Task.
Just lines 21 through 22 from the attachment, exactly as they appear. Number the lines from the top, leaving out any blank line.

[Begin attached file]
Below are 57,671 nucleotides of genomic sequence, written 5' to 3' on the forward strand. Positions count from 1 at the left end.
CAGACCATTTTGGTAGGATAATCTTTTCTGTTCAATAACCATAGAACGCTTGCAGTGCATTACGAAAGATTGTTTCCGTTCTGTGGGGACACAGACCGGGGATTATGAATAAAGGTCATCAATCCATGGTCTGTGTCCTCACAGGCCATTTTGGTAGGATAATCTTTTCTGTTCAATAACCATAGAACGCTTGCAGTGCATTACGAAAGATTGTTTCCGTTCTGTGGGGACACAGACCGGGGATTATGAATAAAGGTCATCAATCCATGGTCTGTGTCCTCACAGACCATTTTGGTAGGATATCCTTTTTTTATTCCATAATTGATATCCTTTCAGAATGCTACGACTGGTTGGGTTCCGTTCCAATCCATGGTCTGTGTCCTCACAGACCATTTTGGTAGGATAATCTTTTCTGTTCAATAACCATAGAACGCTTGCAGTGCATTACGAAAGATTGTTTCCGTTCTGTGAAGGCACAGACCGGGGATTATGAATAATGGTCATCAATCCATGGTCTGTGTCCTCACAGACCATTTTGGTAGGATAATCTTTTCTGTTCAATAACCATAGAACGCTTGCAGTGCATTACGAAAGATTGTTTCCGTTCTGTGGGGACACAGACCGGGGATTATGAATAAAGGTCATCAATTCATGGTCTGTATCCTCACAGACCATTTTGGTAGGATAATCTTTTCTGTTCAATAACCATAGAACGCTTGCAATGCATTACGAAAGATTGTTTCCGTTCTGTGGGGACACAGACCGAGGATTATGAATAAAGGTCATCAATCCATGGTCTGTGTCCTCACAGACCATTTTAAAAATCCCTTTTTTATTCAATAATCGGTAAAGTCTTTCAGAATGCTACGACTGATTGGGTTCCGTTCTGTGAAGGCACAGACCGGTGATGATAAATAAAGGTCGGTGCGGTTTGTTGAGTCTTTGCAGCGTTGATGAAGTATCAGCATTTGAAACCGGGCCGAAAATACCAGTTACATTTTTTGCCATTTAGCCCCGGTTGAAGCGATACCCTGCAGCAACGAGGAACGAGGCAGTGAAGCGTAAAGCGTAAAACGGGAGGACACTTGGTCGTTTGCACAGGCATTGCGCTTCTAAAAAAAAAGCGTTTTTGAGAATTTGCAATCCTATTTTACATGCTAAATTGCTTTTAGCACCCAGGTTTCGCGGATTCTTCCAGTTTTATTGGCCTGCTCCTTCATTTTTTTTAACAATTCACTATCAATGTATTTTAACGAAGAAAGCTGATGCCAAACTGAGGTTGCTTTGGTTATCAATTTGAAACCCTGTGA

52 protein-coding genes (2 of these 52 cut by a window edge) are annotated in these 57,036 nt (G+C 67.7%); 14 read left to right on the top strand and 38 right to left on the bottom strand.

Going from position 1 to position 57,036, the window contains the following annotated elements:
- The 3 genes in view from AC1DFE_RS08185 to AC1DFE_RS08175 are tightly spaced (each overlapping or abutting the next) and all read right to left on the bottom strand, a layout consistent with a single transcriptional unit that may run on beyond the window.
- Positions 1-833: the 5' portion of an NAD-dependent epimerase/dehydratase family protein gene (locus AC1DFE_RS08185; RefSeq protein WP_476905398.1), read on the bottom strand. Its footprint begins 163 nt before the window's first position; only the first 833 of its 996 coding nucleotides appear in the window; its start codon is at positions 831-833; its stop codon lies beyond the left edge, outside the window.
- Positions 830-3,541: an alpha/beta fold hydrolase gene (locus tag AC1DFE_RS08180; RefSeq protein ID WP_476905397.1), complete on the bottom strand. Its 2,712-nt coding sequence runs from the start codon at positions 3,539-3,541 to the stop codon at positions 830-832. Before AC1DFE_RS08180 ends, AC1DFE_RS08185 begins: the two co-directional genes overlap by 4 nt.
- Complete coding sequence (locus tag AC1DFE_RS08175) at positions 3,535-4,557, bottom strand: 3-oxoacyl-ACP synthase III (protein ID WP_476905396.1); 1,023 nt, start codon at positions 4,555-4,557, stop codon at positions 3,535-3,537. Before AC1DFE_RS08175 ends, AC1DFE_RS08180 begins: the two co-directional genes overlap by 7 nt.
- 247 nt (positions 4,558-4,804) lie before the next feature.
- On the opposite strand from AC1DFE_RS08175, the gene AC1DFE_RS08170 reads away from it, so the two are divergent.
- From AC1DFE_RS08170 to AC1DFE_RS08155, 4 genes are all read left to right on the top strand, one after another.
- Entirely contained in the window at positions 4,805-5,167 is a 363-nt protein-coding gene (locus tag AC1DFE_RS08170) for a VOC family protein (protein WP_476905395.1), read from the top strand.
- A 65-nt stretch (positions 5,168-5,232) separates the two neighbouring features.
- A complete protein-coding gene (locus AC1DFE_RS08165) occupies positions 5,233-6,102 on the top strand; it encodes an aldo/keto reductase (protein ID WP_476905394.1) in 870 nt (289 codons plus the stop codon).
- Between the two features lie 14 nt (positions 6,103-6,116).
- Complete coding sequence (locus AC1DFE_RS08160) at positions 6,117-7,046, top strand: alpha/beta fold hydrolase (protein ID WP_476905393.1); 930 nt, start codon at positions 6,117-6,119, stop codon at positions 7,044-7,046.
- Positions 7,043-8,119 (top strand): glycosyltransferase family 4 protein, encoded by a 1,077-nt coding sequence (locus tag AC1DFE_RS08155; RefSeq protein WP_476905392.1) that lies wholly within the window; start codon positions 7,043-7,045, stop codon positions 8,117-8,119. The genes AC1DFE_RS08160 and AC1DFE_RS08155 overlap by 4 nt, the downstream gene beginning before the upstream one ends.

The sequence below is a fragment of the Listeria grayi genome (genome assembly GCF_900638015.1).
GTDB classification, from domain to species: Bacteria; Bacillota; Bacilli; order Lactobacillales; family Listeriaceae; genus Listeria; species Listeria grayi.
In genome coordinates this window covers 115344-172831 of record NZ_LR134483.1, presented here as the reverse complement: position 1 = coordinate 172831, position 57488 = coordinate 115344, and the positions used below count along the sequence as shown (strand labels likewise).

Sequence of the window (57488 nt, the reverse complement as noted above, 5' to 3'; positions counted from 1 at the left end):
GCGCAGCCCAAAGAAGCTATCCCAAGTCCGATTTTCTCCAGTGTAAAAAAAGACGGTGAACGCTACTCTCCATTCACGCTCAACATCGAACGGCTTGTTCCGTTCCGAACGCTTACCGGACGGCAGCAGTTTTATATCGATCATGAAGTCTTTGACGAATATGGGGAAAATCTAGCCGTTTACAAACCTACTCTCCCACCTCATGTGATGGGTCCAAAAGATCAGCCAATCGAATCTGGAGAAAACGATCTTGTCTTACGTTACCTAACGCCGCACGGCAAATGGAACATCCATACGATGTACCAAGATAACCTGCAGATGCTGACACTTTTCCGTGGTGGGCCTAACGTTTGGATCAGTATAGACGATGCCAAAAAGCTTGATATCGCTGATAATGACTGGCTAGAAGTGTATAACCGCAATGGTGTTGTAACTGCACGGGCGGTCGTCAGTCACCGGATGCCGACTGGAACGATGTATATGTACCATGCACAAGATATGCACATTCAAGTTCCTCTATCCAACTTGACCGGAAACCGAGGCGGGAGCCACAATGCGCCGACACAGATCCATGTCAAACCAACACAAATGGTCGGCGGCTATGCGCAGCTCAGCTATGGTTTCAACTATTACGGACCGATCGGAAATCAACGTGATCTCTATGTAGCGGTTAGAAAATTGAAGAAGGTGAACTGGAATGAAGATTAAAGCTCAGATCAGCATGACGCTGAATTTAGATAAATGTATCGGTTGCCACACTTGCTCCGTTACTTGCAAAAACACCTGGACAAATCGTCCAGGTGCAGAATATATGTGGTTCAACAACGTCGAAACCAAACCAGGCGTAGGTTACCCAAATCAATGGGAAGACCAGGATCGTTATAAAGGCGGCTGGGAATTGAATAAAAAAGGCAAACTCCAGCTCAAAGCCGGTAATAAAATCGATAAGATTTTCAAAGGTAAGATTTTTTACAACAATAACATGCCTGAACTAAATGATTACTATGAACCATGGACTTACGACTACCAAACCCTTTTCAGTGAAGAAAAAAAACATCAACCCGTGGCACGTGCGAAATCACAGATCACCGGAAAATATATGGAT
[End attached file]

Sequence of the window (57488 nt, the reverse complement as noted above, 5' to 3'; positions counted from 1 at the left end):
GCGCAGCCCAAAGAAGCTATCCCAAGTCCGATTTTCTCCAGTGTAAAAAAAGACGGTGAACGCTACTCTCCATTCACGCTCAACATCGAACGGCTTGTTCCGTTCCGAACGCTTACCGGACGGCAGCAGTTTTATATCGATCATGAAGTCTTTGACGAATATGGGGAAAATCTAGCCGTTTACAAACCTACTCTCCCACCTCATGTGATGGGTCCAAAAGATCAGCCAATCGAATCTGGAGAAAACGATCTTGTCTTACGTTACCTAACGCCGCACGGCAAATGGAACATCCATACGATGTACCAAGATAACCTGCAGATGCTGACACTTTTCCGTGGTGGGCCTAACGTTTGGATCAGTATAGACGATGCCAAAAAGCTTGATATCGCTGATAATGACTGGCTAGAAGTGTATAACCGCAATGGTGTTGTAACTGCACGGGCGGTCGTCAGTCACCGGATGCCGACTGGAACGATGTATATGTACCATGCACAAGATATGCACATTCAAGTTCCTCTATCCAACTTGACCGGAAACCGAGGCGGGAGCCACAATGCGCCGACACAGATCCATGTCAAACCAACACAAATGGTCGGCGGCTATGCGCAGCTCAGCTATGGTTTCAACTATTACGGACCGATCGGAAATCAACGTGATCTCTATGTAGCGGTTAGAAAATTGAAGAAGGTGAACTGGAATGAAGATTAAAGCTCAGATCAGCATGACGCTGAATTTAGATAAATGTATCGGTTGCCACACTTGCTCCGTTACTTGCAAAAACACCTGGACAAATCGTCCAGGTGCAGAATATATGTGGTTCAACAACGTCGAAACCAAACCAGGCGTAGGTTACCCAAATCAATGGGAAGACCAGGATCGTTATAAAGGCGGCTGGGAATTGAATAAAAAAGGCAAACTCCAGCTCAAAGCCGGTAATAAAATCGATAAGATTTTCAAAGGTAAGATTTTTTACAACAATAACATGCCTGAACTAAATGATTACTATGAACCATGGACTTACGACTACCAAACCCTTTTCAGTGAAGAAAAAAAACATCAACCCGTGGCACGTGCGAAATCACAGATCACCGGAAAATATATGGAT